Mark Twain once wrote: “A banker is a fellow who lends you his umbrella when the sun is shining and wants it back when it starts to rain.” If utility finance executives aren’t careful, they might...
Banking on the Big Build
The need for many hundreds of billions of dollars in capital expenditures creates huge opportunities and challenges, especially in a more challenging credit environment.
in France. Rothschild acted as financial advisor to Constellation on the transaction.
Another interesting example, involving the freeing up of capital from “non-core” areas, involves the announced commodity trading joint venture between Sempra Energy and Royal Bank of Scotland. The transaction will allow Sempra to free up over $1 billion of working capital from its trading business, which can be used for reinvestment in the business and/or for balance sheet management, including share repurchases.
Many infrastructure funds actively are looking for opportunities to invest capital in long-term, low-risk asset classes that allow them to match their long-term liabilities effectively. The utility sector is a natural fit for them. Where regulatory frameworks allow, they are interested in investing directly in specific projects. Many of the funds also are interested in acquiring whole utilities (following Macquarie’s acquisition of DQE), with subsequent rate base investment opportunities allowing them to average down their effective purchase price as a multiple of rate base.
To meet the challenges of financing their multibillion dollar capital expenditure programs, utilities will need to thoroughly evaluate their existing use of capital to ensure that it is being allocated most efficiently. For example, utilities that continue to own international businesses may consider monetizing these to help fund investments in their core business closer to home.
Mergers & Acquisitions
The funding of large capital expenditure programs is especially daunting for small and medium-sized utilities, which typically find it difficult to attract attention from Wall Street and are the first to suffer when conditions in capital markets deteriorate, as they have done recently.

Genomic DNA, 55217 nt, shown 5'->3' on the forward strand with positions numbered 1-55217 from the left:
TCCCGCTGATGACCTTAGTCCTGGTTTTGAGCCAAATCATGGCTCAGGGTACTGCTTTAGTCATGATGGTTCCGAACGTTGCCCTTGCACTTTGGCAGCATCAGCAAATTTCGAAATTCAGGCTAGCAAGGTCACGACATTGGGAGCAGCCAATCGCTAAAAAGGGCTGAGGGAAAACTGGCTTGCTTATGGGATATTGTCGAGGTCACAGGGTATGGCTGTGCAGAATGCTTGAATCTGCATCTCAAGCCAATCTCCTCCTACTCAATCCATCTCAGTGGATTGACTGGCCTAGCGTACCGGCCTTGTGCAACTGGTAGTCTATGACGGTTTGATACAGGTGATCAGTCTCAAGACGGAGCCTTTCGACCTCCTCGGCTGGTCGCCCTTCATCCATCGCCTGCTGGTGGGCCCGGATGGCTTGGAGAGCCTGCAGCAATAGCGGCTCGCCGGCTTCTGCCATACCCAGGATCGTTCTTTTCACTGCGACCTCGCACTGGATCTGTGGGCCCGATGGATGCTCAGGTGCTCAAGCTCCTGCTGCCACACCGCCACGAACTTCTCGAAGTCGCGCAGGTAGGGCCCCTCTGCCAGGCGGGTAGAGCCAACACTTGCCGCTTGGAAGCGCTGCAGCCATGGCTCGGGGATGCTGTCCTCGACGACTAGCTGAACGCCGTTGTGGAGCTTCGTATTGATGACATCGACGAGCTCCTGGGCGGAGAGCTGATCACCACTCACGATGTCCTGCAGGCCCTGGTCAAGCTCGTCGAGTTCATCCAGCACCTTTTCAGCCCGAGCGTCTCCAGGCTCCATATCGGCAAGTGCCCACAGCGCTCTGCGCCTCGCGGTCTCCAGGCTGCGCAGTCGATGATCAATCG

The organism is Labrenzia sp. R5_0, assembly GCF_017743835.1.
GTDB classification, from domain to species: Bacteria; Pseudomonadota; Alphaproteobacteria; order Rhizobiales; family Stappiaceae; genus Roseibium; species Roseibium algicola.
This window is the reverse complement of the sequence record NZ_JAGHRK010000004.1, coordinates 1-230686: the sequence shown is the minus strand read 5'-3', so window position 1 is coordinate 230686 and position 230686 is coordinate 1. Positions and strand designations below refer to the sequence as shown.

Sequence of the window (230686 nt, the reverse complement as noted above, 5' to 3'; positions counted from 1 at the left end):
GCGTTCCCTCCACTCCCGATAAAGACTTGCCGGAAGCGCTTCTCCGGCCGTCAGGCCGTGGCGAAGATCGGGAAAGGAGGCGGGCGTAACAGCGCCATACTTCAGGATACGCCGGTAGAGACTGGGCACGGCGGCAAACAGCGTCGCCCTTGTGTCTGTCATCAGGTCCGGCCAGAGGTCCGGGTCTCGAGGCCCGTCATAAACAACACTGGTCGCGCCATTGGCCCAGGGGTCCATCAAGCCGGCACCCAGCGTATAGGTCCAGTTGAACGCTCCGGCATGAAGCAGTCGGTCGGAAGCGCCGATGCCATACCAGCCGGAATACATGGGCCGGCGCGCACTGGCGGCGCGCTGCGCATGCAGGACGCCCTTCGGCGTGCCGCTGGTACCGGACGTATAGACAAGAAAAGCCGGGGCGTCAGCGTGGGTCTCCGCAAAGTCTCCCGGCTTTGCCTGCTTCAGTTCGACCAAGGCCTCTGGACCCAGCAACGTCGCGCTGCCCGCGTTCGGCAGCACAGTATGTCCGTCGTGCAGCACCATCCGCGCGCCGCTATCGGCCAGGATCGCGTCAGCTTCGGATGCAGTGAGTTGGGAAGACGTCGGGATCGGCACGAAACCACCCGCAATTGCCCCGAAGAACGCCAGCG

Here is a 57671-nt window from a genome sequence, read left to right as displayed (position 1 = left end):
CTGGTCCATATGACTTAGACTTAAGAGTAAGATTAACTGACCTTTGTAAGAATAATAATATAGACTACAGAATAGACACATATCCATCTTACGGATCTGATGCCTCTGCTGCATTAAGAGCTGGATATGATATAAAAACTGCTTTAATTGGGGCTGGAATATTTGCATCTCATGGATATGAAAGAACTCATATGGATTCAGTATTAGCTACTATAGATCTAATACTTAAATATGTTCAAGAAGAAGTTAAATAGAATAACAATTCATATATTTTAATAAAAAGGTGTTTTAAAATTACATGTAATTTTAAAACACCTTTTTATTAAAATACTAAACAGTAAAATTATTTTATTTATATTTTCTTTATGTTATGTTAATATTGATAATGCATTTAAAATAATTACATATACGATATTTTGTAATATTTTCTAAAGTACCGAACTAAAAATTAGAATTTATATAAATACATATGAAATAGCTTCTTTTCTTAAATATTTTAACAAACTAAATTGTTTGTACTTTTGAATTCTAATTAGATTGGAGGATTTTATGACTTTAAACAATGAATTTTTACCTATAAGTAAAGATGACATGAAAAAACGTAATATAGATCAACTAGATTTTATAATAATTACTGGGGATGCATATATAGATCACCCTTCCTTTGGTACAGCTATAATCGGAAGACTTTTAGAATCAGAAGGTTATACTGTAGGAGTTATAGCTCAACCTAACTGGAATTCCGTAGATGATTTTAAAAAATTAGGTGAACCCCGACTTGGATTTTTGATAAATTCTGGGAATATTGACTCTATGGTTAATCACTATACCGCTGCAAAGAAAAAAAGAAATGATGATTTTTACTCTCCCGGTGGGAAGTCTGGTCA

If Wall Street firms decide to reduce their exposure to the sector, whether because of “hung bridges” or a more general reduction in risk appetite, it is likely to be the smaller companies who feel the pain first. These same companies also will suffer from the fact that individual capital projects likely will be lumpier and have a bigger impact on their cash flow and leverage ratios than they would for a bigger company. It is noteworthy that both DQE in its sale to Macquarie, and NorthWestern in its failed sale to Babcock & Brown Infrastructure, cited access to capital for future investments among their reasons for pursuing sale transactions.
Utilities with lower credit ratings also will feel increasing pressure to merge. In the current credit downturn, as in previous cycles, the cost of debt has increased and access to capital markets has deteriorated more for companies with weak credit ratings than for those with strong investment-grade ratings. The prime consideration for stronger companies contemplating mergers will be to avoid dragging down their own credit ratings and impairing their access to capital through any such mergers.
The need to fund large capital expenditure programs should therefore accelerate consolidation among utilities, with large well-capitalized entities being the partners of choice. But even for mergers between smaller companies, credit rating agencies generally attribute some benefit to size. They also see benefit in the increased diversification and lowered risk profile that often come with mergers.
Even with progress on all the issues above,